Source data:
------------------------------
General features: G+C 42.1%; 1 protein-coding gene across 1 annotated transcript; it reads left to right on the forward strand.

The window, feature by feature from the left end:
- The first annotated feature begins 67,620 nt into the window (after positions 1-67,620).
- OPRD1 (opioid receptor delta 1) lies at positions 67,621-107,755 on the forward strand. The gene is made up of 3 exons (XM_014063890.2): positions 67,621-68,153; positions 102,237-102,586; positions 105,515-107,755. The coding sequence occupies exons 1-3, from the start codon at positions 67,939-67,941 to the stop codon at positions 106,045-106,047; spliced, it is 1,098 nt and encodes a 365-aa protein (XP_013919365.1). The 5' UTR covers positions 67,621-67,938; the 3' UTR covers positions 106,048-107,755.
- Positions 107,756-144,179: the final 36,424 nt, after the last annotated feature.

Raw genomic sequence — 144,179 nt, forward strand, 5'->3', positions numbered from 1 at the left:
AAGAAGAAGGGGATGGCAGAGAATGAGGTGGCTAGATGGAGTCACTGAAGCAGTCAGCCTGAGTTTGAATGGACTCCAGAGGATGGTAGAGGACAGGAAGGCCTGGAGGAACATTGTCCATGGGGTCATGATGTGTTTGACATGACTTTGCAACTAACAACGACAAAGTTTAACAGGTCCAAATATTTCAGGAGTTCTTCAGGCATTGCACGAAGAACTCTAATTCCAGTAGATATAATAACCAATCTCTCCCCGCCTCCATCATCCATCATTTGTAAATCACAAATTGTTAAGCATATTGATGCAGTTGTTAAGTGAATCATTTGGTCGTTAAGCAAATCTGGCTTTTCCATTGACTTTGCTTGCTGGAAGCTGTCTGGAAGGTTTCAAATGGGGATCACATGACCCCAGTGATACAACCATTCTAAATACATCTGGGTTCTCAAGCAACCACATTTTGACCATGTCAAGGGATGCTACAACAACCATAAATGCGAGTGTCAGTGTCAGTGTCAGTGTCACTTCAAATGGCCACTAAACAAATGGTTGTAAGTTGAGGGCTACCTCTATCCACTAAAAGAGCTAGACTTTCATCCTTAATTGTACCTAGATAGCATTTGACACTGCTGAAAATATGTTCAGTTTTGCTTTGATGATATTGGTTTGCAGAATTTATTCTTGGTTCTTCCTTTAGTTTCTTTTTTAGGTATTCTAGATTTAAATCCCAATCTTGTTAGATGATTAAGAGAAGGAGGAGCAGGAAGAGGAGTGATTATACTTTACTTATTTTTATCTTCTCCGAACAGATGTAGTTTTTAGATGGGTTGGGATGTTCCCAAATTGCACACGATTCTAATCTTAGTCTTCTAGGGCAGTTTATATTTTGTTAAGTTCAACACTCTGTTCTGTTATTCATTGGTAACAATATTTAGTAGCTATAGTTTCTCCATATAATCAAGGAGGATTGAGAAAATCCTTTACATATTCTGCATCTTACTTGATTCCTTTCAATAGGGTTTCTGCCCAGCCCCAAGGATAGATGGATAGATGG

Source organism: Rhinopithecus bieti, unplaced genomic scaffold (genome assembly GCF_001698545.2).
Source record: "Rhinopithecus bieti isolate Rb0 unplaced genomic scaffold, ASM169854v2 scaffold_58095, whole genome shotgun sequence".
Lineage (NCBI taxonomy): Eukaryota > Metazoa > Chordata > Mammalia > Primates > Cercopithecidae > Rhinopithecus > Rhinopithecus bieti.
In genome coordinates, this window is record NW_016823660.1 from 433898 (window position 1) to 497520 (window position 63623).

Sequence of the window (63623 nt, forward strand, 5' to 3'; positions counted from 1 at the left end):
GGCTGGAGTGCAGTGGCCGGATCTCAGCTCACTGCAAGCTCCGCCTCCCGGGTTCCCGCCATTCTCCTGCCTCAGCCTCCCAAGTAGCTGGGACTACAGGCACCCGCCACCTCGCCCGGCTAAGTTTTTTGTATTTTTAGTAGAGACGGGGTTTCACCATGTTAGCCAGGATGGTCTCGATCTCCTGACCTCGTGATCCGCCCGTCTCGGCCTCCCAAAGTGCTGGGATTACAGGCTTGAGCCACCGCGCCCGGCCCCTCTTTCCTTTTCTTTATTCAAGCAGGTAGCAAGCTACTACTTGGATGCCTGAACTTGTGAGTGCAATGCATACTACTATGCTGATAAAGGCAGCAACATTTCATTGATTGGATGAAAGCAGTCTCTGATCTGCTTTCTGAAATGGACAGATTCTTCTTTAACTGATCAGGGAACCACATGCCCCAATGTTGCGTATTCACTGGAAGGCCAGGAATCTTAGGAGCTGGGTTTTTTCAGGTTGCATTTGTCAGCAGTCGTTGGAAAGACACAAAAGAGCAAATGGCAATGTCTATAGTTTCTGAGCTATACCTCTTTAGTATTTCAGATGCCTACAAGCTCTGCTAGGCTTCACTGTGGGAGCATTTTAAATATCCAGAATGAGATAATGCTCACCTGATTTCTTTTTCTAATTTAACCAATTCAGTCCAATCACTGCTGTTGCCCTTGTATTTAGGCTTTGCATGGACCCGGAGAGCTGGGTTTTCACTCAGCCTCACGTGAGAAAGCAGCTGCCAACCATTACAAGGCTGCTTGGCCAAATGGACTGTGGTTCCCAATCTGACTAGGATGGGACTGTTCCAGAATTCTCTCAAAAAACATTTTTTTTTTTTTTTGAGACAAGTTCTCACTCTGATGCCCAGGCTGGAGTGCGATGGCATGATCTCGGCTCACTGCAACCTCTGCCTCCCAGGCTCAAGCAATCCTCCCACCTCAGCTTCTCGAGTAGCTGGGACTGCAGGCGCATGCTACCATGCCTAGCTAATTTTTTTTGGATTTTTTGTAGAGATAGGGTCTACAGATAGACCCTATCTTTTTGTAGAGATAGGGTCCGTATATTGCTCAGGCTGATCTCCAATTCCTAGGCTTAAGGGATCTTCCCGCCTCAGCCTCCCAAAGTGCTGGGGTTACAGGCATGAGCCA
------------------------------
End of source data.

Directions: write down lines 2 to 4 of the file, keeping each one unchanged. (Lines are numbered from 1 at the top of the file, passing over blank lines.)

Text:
The window, feature by feature from the left end:
- The first annotated feature begins 67,620 nt into the window (after positions 1-67,620).
- OPRD1 (opioid receptor delta 1) lies at positions 67,621-107,755 on the forward strand. The gene is made up of 3 exons (XM_014063890.2): positions 67,621-68,153; positions 102,237-102,586; positions 105,515-107,755. The coding sequence occupies exons 1-3, from the start codon at positions 67,939-67,941 to the stop codon at positions 106,045-106,047; spliced, it is 1,098 nt and encodes a 365-aa protein (XP_013919365.1). The 5' UTR covers positions 67,621-67,938; the 3' UTR covers positions 106,048-107,755.